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Measurement of Food Security

Food security policy formulation requires the definition of a conceptual framework where the various components of the food system are linked together and the impact of policy measures can be assessed (Barret 2010). Effective public policy needs to be built upon a clear understanding of the conceptual relations between means and ends. Following the definition of food security adopted by the World Food Summit (FAO 1996) four main dimensions of food security can be identified that also constitute the means to measure food security:

  • • Availability. This dimension describes the supply side of the food-population equation and is determined by the quantity of domestic food production and net trade.
  • • Access. This dimension pays attention to consumption and the demand side at the household and individual levels and examines the economic and physical access to food, with emphasis on the access by vulnerable people to food.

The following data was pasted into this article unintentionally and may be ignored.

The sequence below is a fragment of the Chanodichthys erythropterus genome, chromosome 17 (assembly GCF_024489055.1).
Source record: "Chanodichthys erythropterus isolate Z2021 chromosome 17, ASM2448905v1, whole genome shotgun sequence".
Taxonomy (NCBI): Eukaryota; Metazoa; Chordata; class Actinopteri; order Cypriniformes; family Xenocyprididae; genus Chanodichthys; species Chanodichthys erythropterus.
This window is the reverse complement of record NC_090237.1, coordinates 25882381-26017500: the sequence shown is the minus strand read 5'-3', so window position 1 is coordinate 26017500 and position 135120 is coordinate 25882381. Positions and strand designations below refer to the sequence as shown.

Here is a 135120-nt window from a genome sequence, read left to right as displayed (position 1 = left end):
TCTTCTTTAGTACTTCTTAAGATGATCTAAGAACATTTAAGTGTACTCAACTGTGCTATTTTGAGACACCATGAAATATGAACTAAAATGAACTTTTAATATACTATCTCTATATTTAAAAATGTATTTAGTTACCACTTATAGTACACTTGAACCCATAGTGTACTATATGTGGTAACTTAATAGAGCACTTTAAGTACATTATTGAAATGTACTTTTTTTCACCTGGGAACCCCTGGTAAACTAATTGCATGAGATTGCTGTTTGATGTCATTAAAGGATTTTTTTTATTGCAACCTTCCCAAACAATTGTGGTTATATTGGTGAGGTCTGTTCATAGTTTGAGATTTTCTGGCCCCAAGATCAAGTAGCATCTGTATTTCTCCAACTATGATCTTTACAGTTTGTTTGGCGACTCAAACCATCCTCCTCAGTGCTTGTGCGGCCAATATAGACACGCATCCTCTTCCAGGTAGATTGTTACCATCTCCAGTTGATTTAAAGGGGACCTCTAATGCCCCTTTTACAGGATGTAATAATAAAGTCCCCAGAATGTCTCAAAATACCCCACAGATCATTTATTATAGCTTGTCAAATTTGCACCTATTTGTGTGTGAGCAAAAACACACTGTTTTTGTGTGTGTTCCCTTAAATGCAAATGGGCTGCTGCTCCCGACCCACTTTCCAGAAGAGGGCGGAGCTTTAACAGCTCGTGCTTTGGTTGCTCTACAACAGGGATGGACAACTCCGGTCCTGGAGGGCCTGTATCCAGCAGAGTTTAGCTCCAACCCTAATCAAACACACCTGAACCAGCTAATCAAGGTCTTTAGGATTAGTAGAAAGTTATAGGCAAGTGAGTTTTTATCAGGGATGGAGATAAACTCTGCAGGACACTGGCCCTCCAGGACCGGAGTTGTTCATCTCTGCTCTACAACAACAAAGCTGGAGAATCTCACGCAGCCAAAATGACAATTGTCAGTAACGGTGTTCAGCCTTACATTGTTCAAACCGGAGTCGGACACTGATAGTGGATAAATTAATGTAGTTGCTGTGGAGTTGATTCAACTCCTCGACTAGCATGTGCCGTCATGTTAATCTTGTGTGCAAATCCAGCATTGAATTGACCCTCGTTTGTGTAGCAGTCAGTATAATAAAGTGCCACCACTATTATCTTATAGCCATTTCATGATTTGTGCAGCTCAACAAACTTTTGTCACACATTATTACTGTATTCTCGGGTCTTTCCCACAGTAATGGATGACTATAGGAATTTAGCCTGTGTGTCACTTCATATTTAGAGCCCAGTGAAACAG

• • Utilisation. This dimension looks at food utilisation in an adequate diet taking into account important non-food factors for households and individuals to attain food security.
  • • Stability. This dimension examines whether vulnerable households or individuals have access to food at all times.

Taking into account the time dimension, we can define food insecurity also with respect to its duration. Chronic food insecurity is long-term or persistent and results from extended periods of poverty, lack of assets and inadequate financial resources. Transitory food insecurity is short-term and temporary, caused by sudden shocks (economic or climatic). The concept of seasonal food insecurity, being a cyclical event, falls in between the two and is usually predictable, following a sequence of known, recurrent events and is seen, also, as transitory food insecurity.

These dimensions are combined in a conceptual framework that builds on the World Summit definition and integrates them into a system approach (Ecker and Breisinger 2012). In a country perspective the framework distinguishes between the macro and micro dimensions of food security.

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